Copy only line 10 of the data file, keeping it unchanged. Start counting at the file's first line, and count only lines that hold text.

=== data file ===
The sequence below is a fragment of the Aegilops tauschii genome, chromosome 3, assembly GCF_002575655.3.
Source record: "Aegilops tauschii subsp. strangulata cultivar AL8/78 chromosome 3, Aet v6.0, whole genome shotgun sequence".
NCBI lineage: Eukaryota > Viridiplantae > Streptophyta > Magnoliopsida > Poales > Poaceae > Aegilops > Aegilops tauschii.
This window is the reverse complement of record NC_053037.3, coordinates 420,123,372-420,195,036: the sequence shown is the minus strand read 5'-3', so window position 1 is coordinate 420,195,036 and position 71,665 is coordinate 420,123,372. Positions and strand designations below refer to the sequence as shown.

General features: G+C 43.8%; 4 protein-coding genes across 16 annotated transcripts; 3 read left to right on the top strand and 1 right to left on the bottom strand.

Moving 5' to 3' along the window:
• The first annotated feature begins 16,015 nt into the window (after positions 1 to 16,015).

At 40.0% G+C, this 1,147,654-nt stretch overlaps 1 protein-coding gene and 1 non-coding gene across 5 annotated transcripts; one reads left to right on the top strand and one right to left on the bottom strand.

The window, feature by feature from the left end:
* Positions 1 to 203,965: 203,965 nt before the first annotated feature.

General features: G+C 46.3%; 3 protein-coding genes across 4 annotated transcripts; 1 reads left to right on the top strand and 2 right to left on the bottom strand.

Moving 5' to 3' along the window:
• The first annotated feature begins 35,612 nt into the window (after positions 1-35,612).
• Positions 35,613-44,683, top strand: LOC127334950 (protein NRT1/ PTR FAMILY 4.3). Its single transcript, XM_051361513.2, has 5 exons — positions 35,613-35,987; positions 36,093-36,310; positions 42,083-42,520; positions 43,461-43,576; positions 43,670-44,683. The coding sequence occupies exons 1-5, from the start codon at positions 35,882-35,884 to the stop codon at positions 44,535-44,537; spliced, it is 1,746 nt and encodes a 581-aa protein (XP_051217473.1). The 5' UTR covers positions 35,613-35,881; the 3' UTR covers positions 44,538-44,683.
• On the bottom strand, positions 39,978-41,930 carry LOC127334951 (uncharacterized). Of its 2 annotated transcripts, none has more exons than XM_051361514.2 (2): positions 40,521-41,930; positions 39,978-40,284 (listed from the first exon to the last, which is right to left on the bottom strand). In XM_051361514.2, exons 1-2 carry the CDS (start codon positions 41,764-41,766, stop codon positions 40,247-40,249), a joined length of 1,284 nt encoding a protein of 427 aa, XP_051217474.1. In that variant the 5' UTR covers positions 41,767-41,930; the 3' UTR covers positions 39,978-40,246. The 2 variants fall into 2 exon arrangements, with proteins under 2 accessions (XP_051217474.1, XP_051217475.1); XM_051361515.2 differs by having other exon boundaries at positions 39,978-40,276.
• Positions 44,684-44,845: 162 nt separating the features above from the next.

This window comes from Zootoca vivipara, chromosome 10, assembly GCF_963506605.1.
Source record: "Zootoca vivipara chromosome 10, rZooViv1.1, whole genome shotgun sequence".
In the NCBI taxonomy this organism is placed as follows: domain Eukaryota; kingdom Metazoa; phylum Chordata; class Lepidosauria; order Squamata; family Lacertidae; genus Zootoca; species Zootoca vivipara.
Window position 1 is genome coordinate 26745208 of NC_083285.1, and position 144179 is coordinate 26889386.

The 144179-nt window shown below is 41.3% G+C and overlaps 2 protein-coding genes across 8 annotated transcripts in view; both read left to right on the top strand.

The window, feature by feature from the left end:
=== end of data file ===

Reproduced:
* Positions 1 to 203,965: 203,965 nt before the first annotated feature.